Ghost Wood Song (Paperback)
**Book listings on our website do not always reflect the current availability of books on our store shelves. Check a book's in-store availability above the "add to cart" button. Or to be certain that a book you've found on our website is also here on our shelves, feel free to call us at 615-953-2243**
Sawkill Girls meets The Hazel Wood in this lush and eerie debut, where the boundary between reality and nightmares is as thin as the veil between the living and the dead.
If I could have a fiddle made of Daddy’s bones, I’d play it. I’d learn all the secrets he kept.
Shady Grove inherited her father’s ability to call ghosts from the grave with his fiddle, but she also knows the fiddle’s tunes bring nothing but trouble and darkness.
But when her brother is accused of murder, she can’t let the dead keep their secrets.
In order to clear his name, she’s going to have to make those ghosts sing.
Family secrets, a gorgeously resonant LGBTQ love triangle, and just the right amount of creepiness make this young adult debut a haunting and hopeful story about facing everything that haunts us in the dark.
Erica Waters grew up in the pine woods of rural Florida, though she now resides in Nashville, Tennessee. She has a Master’s degree in English and works as a university writing tutor. When she’s not writing books, you can find her hanging out with her two dogs, Nutmeg and Luna, and forgetting to practice her banjo. Ghost Wood Song is her first book, and you can visit her online at www.ericawaters.com.
“What a gorgeous, creepy gem of a book, brimming with magic, mystery, music, and so much love that you’ll ache as if these characters were your actual friends. Ghost Wood Song weaves a captivating spell you won’t want to break.” — Claire Legrand, New York Times bestselling author of Furyborn and Sawkill Girls
"Ghost Wood Song sings a high and lonesome love song to family, to place, to music, and to love itself. It will make your heart dance." — Jeff Zentner, Morris Award winning author of The Serpent King and Goodbye Days
"These haunted pages are full to bursting with intricate family dynamics, a nuanced queer romance, and a crescendo of an ending readers won’t see coming. With notes of southern gothic and mystery, Ghost Wood Song will strike a chord with fans of The Raven Boys and Beautiful Creatures." — Rosiee Thor, author of Tarnished Are the Stars
"Strikes the perfect balance of atmospheric chills, dark familial secrets, and a yearning for the warm comforts of home. I could hear the cicadas' call and feel the smothering humidity, even as I shivered!" — Erin A. Craig, New York Times bestselling author, House of Salt and Sorrows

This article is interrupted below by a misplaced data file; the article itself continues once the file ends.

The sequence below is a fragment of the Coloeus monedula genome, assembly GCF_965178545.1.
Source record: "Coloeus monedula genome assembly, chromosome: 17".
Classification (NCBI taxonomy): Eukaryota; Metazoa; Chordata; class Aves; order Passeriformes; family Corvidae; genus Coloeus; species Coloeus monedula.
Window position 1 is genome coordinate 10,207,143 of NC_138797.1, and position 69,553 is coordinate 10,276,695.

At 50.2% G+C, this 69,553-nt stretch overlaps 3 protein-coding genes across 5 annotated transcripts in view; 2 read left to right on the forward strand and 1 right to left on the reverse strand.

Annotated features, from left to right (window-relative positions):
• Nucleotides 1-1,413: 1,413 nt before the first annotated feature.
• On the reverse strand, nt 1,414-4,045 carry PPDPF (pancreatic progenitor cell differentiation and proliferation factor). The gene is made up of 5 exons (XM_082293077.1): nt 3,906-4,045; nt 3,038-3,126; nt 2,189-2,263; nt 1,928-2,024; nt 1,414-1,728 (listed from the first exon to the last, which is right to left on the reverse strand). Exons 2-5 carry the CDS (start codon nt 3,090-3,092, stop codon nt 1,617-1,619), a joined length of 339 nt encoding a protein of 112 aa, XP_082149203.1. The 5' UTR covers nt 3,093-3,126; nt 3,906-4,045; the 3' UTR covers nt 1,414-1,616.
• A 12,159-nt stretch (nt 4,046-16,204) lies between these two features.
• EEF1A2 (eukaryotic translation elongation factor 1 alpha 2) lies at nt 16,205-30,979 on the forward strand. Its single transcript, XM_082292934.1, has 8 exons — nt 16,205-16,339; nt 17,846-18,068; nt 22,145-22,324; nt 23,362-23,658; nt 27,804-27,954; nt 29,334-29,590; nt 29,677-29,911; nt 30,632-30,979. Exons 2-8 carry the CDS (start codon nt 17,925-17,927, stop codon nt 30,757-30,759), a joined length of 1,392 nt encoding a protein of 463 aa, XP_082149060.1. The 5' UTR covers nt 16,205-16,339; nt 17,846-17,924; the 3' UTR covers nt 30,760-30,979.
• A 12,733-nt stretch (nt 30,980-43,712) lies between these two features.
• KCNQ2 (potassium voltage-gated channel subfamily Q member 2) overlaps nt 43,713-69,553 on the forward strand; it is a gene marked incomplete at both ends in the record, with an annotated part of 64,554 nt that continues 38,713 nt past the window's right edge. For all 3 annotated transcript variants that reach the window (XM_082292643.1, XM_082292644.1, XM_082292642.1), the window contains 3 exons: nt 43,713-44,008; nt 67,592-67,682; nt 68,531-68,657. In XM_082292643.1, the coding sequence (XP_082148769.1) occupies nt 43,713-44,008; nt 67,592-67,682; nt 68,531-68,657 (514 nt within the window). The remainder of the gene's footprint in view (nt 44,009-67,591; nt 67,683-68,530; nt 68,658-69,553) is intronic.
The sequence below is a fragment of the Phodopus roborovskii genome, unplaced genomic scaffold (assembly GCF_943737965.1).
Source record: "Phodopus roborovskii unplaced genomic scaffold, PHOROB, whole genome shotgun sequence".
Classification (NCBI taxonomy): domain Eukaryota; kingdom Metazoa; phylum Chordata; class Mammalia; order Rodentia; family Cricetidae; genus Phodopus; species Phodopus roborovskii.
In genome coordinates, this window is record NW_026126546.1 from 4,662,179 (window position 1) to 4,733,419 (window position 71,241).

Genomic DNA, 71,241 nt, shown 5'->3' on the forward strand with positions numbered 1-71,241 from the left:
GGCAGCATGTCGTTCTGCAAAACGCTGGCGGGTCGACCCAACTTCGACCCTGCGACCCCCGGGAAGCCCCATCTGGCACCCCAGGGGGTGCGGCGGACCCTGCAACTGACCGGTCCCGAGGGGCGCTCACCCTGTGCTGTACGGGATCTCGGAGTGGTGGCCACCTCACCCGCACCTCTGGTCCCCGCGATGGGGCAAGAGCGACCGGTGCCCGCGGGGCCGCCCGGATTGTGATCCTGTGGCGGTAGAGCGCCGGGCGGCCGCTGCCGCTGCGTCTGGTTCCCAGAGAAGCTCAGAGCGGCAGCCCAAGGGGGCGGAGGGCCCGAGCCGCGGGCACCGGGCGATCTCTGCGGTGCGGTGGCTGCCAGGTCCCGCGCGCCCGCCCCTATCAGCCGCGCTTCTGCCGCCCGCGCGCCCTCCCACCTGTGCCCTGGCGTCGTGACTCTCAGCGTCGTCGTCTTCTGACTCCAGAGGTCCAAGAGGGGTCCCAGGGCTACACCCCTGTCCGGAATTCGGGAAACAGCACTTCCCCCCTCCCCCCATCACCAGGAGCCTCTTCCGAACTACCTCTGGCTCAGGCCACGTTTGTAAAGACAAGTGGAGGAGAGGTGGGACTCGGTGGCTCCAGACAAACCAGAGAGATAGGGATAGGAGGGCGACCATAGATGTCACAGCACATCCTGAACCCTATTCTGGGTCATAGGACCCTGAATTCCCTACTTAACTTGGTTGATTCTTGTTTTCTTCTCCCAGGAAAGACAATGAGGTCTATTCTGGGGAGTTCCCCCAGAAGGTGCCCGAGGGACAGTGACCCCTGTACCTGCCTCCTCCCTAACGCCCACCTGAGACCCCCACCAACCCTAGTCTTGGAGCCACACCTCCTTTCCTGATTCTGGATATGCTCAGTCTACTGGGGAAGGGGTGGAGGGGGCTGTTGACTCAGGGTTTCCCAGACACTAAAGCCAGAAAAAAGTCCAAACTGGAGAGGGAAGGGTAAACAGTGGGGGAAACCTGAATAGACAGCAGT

"Ghost Wood Song is a dusky, haunting daydream of a debut that hits all the right notes." — Dahlia Adler, author of Under the Lights and editor of His Hideous Heart
“A gorgeously written debut filled with ghosts, a queer love triangle, a murder mystery, & a healthy dose of bluegrass. When you finish, you’ll want to turn back to page one and start all over again.” — Amanda Lovelace, author of The Princess Saves Herself in this One
“Waters' debut features a bisexual lead with both male and female love interests, an atmospheric southern gothic setting, and, for the musically inclined, lots of folk and bluegrass references. For teens with a penchant for eerie ghost stories, this lyrical tale will hit the spot.” — Booklist
“Debut author Waters weaves an intense and spectral atmosphere with vivid prose…Haunting and alluring.” — Kirkus Reviews
"Shady’s rustic drawl tinging her narration, and her descriptions of playing, are lyrical, connecting her grief over her father and chaotic family to an eerie folklore-inspired song…for those who love a good jam session and a bit of folklore." — Bulletin of the Center for Children’s Books
“Debut author Waters masterfully weaves together a gothic setting and a vivid, eerie atmosphere, pulling the reader into Shady’s specter-filled world… This gothic queer romance will be enjoyed by fans of Claire Legrand’s Sawkill Girls and Melissa Albert’s The Hazel Wood.” — School Library Journal